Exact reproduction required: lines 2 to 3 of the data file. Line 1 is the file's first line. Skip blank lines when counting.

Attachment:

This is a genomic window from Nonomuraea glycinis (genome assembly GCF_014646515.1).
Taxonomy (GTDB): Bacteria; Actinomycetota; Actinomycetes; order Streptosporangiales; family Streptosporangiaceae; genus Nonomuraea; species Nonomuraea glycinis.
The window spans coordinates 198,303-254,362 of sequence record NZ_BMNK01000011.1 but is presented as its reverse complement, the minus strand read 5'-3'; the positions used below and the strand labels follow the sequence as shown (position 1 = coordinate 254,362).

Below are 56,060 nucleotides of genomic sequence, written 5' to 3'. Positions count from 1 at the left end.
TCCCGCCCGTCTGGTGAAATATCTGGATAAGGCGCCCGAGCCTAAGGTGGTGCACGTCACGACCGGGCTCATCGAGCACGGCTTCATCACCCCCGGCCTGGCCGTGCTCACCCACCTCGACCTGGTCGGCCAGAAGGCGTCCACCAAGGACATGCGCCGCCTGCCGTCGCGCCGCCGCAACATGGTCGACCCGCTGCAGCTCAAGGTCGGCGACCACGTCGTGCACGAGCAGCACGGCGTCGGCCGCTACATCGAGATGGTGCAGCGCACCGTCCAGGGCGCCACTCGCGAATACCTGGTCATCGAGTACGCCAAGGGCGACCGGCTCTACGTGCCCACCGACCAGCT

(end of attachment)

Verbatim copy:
Taxonomy (GTDB): Bacteria; Actinomycetota; Actinomycetes; order Streptosporangiales; family Streptosporangiaceae; genus Nonomuraea; species Nonomuraea glycinis.
The window spans coordinates 198,303-254,362 of sequence record NZ_BMNK01000011.1 but is presented as its reverse complement, the minus strand read 5'-3'; the positions used below and the strand labels follow the sequence as shown (position 1 = coordinate 254,362).